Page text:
As I am practicing for google codejam 2012 right now, I came across the alien number problem google gave for practice. There are alot of problems out there and I am doing different ones for practicing but solving the google ones seems to be most efficient I think.

The Problem is described as follows:

The decimal numeral system is composed of ten digits, which we represent as “0123456789” (the digits in a system are written from lowest to highest). Imagine you have discovered an alien numeral system composed of some number of digits, which may or may not be the same as those used in decimal. For example, if the alien numeral system were represented as “oF8”, then the numbers one through ten would be (F, 8, Fo, FF, F8, 8o, 8F, 88, Foo, FoF). We would like to be able to work with numbers in arbitrary alien systems. More generally, we want to be able to convert an arbitrary number that’s written in one alien system into a second alien system.

To get the work done, you do not need much code but you need some knowledge of conversion from one to another numeral system.

The easiest way to solve the problem is by using an intermediate value in a known language. I chose the decimal system.

To convert from a source_language to the intermediate system you can simply use (in python):

tmp = 0 # for each digit in the alien_number get its index and its value for n, digit in enumerate(alien_number[::-1]): # tmp += source_language.index(digit)*len(source_language)**n

Simply multiply the current digit with the number of digits in the source_language to the power of the digits position in the source_language (beginning to count at 0 at the last digit).

To give you an obvious example, let’s assume we have an alien_number of 987 in the decimal system, then we can also write 987 = 7*10^0 + 8*10^1 + 9*10^2, which should remember related to place value charts from elementary school ;).

Afterwards you can simply convert from the intermediate system to the target_language using:

target_number= '' while tmp: target_number = target_language[tmp%len(target_language)] + target_number tmp /= len(target_language) # reduce tep value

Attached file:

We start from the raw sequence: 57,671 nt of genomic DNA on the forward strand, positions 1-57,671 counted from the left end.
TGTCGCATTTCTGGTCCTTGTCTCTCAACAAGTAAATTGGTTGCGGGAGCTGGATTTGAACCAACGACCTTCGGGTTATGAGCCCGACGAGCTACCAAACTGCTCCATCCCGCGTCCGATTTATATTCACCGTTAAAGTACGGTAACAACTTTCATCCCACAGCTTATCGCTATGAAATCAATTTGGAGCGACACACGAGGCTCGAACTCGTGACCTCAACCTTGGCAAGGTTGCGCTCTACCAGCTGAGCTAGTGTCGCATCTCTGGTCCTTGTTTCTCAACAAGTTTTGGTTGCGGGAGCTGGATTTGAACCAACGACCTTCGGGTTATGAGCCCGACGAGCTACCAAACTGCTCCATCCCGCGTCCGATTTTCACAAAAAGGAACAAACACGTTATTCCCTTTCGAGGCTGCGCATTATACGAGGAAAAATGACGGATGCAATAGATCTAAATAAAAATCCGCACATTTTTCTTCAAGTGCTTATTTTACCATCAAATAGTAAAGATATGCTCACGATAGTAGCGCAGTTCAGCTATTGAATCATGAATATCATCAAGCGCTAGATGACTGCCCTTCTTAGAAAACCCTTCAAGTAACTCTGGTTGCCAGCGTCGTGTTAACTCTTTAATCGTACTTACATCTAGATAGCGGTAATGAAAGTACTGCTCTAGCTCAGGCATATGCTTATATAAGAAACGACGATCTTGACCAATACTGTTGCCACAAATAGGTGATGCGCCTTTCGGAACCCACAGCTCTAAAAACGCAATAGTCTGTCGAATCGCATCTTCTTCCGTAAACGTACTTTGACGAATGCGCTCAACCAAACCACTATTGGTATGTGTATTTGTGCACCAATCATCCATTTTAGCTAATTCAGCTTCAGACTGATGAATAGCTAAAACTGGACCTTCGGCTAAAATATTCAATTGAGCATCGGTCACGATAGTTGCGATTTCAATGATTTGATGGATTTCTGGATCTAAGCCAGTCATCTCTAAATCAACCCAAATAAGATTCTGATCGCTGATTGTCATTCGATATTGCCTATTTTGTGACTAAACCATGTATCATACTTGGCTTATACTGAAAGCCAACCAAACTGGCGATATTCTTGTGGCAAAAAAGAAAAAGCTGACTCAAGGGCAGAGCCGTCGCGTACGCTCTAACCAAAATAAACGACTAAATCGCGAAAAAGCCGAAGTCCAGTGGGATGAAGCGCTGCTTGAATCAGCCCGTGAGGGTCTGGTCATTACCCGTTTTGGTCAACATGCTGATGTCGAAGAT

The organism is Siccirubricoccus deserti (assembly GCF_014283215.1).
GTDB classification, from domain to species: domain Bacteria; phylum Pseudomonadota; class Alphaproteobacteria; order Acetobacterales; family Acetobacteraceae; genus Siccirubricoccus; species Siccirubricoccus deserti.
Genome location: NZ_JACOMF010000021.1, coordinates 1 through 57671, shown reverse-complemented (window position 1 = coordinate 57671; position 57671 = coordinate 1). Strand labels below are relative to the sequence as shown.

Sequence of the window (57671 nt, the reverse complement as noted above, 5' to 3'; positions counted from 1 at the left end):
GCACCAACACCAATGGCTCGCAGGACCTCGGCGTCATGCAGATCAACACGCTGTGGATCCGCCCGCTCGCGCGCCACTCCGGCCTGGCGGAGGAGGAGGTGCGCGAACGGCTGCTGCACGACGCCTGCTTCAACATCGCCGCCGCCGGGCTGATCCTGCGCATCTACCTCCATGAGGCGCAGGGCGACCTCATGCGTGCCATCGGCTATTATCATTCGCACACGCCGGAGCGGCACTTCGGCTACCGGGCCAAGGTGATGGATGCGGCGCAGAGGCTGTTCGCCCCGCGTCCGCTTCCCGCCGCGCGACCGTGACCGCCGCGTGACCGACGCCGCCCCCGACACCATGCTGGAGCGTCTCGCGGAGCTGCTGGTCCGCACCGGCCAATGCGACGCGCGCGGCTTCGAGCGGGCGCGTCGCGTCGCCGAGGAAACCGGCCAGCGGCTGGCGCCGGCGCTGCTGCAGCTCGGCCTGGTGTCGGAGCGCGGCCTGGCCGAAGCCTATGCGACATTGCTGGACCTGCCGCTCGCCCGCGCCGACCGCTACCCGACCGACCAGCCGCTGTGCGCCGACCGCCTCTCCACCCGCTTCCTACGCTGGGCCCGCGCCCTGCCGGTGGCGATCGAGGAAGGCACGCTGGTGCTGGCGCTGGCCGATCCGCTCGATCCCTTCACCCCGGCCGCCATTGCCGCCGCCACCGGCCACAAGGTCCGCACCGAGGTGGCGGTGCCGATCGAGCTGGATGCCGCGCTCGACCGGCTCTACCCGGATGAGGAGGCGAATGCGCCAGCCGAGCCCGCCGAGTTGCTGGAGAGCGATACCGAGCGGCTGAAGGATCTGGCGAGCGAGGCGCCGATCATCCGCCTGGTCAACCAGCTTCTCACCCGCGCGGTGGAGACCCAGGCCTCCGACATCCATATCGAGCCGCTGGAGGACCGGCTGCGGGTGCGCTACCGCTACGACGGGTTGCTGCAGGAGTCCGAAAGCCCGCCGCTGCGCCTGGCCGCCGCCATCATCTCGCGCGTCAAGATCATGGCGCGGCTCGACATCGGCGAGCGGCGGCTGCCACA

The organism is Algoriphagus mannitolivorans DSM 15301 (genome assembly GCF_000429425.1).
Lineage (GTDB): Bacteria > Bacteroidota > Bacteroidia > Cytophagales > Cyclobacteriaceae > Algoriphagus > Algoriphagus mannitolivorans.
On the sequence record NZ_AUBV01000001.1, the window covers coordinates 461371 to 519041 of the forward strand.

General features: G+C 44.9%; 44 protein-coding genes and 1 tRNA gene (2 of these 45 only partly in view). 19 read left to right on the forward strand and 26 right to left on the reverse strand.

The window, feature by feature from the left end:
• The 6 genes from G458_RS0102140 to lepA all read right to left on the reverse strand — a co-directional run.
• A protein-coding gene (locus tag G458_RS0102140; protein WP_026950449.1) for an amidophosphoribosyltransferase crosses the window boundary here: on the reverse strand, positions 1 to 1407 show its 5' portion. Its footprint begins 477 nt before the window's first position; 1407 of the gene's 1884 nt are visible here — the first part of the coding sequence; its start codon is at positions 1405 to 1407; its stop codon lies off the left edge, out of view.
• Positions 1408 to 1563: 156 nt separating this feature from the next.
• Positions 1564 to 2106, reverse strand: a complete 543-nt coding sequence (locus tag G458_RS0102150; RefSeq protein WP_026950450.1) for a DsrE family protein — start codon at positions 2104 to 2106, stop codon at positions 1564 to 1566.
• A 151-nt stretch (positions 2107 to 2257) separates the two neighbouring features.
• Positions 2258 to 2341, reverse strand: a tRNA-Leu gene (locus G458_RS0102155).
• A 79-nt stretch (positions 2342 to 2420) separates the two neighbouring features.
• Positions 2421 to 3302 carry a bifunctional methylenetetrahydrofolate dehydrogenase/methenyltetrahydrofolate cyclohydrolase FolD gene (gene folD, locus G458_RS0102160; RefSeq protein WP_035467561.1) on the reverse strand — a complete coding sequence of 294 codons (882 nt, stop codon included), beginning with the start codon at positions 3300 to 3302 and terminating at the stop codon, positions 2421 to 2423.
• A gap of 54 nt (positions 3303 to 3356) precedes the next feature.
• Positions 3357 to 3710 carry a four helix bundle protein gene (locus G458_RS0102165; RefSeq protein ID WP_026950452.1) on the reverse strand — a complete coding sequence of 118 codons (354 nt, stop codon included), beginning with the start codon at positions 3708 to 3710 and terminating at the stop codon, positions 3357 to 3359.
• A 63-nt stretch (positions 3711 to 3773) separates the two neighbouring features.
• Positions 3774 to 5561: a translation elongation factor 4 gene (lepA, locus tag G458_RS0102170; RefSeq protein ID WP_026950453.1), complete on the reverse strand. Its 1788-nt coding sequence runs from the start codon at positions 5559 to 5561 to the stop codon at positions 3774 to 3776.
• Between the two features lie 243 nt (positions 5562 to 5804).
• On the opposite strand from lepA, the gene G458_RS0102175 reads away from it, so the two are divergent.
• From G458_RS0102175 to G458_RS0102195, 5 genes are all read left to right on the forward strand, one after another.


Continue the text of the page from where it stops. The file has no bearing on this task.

The clue here is to convert in slices. You need look up your at the remainder of the devision of tmp and the number of digits in the target_language.

Then you insert it in front of all the digits you already have in your target_number and divide the temporary value by the number of digits in the target_language.

Putting both together, adding some file I/O and some comments you get the solution in just a few lines of code:

#!/usr/bin/python # http://code.google.com/codejam/contest/32003/dashboard#s=p0 import sys def solve(alien_number, source_language, target_language): # use a temporary integer as intermediate value in a known language tmp = 0 # for each digit in the alien_number get its index and its value for n, digit in enumerate(alien_number[::-1]): # tmp += source_language.index(digit)*len(source_language)**n # generate the target_number by appending target_number= '' while tmp: target_number = target_language[tmp%len(target_language)] + target_number tmp /= len(target_language) # reduce tep value return target_number filename = sys.argv[1] #get filename from arguments cases = open(filename).read().splitlines() cases.pop(0) output = filename.split('.in')[0] + '.out' # generate output filename f_out = open(output,'w') for n, case in enumerate(cases): # for each test case do the convertion [alien_number, source_language, target_language] = case.split(' ') target_number = solve(alien_number, source_language, target_language) f_out.write('Case #' + str(n+1)+': '+ target_number +'\n')

Yes, transforming is the solution way: http://united-coders.com/christian-harms/google-code-jam-solution-for-alien-numbers